Israel’s Tomy Arshanski (in the blue) just missed out on claiming a bronze medal at the World Judo Championships in Chelyabinsk, Russia yesterday..
(photo credit: REUTERS)
The World Judo Championships get underway on Monday in Astana, Kazakhstan, with the Israel delegation including seven men and seven women and at least two medal hopefuls.
Shira Rishony (women’s under-48kg) and Tommy Arshanski (men’s under-60kg) will be the first Israelis to enter the fray in the opening day of action, with the national team’s best medal prospects to compete later in the week.
Rishony received a bye into the second round, but she will have to record a major upset to go any further, facing former world champion Haruna Asami of Japan in her first bout.
Arshanski has bitter memories from last year’s global championships after missing out on a medal in heartbreaking fashion in Chelyabinsk, Russia. The 23-year-old lost to Georgian Amiran Papinashvili in the battle for the bronze medal after a controversial decision went against him with just 10 seconds remaining.
Arshanski faces Nkululeko Sihlongonyane of Swaziland in the first round on Monday.
Israel’s best medal hope in Astana is Yarden Gerbi, who joined Yael Arad (1991 - bronze, 1993 - silver) as the only Israelis to claim multiple medals at the World Judo Championships last year, taking a silver after winning the gold a year earlier.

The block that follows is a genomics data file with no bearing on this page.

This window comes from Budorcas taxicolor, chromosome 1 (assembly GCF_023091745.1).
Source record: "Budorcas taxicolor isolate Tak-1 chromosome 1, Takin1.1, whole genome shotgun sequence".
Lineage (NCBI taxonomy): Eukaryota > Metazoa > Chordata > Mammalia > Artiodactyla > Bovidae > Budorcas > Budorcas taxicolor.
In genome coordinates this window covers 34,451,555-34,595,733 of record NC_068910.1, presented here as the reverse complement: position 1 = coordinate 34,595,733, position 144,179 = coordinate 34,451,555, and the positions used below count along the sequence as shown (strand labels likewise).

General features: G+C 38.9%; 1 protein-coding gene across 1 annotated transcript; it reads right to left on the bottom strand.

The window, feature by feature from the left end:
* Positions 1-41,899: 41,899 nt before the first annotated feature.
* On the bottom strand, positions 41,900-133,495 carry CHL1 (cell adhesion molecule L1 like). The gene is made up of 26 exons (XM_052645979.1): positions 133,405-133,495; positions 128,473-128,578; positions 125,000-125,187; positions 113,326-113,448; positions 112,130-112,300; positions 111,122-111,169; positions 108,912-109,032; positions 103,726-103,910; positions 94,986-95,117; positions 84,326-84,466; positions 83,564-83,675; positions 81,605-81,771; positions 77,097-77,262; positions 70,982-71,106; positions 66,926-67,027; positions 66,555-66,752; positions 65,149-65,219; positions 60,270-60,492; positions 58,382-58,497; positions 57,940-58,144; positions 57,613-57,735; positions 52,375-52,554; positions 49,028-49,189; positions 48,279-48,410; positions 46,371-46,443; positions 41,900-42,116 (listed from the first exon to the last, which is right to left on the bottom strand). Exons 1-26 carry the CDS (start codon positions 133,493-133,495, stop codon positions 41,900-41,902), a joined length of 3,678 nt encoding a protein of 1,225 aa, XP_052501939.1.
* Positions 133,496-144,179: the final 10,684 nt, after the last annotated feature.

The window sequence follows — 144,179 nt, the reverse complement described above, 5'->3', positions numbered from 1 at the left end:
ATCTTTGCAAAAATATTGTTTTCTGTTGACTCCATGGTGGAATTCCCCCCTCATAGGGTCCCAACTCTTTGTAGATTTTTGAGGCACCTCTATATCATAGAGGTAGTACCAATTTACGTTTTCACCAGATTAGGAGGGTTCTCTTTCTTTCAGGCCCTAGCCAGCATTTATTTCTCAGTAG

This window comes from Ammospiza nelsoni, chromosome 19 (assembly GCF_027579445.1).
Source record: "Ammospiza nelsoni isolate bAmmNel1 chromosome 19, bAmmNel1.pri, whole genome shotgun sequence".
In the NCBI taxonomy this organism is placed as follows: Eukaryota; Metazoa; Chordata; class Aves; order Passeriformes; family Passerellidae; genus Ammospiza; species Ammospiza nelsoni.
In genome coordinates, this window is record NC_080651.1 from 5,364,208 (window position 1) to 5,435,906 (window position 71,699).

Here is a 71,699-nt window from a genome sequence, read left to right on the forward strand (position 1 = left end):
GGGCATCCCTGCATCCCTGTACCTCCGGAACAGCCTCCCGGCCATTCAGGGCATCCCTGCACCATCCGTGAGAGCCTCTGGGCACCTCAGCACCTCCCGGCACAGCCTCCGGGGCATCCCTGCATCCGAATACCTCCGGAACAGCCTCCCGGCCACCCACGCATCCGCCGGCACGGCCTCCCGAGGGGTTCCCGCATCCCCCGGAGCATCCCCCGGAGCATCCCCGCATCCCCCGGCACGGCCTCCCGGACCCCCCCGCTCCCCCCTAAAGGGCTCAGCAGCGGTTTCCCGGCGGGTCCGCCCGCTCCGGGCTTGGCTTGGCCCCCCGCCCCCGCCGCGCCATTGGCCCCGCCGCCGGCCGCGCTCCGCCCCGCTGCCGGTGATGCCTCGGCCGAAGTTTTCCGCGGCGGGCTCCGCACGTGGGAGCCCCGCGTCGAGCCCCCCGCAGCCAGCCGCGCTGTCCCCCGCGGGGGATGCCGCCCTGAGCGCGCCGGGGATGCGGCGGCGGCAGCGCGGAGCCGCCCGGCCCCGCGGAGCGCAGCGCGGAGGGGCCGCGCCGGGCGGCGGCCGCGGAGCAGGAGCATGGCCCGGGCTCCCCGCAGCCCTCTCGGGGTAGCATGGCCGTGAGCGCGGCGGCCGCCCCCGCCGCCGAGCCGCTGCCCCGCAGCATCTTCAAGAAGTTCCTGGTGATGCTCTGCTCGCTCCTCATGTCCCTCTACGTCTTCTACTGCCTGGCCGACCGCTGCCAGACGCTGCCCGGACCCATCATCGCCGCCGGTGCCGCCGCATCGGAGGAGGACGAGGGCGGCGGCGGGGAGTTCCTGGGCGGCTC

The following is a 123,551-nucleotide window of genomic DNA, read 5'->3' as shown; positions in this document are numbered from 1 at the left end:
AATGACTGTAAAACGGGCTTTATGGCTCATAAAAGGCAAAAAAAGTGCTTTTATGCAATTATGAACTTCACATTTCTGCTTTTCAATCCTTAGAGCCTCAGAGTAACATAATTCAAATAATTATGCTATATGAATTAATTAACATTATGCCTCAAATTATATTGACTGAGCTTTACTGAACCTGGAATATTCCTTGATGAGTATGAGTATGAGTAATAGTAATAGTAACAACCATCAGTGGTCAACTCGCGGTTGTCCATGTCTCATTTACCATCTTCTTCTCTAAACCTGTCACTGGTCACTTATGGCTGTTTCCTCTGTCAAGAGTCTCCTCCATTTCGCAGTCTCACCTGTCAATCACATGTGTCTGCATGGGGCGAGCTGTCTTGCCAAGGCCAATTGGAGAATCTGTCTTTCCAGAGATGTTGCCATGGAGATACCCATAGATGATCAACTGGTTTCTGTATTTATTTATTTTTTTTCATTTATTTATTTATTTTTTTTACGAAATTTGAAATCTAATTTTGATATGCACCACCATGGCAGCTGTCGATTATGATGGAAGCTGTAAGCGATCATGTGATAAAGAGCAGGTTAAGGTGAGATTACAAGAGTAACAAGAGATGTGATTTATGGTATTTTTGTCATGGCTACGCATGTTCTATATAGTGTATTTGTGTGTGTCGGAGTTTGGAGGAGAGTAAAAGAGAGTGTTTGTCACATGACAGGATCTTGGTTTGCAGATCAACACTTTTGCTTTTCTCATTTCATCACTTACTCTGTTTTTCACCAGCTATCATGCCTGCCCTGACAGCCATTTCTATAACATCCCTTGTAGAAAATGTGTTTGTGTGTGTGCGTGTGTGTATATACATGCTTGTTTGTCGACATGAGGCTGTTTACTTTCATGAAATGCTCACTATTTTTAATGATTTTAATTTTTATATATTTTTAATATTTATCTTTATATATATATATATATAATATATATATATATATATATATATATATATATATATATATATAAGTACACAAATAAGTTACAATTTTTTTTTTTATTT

Gerbi will participate in the women’s under-63kg contest on Thursday.
After winning gold at the European Championships in the under-73kg competition two months ago, Sagi Muki is aiming to become just the sixth Israeli to claim a medal at the worlds and follow in the footsteps of Arad (1991 - bronze, 1993 - silver), Oren Smadja (1995 - silver), Arik Ze’evi (2001 - silver), Alice Schlesinger (2009 - bronze) and Gerbi (2013 - gold).
Muki, who is the No. 1 seed, received a first round bye, but faces a tricky test against 2013 bronze medalist Dirk Van Tichelt of Belgium in the second round on Wednesday.
“These are the last world championships before the Rio Olympics and this is the best possible simulation for the real thing,” said women’s national team coach Shany Hershko.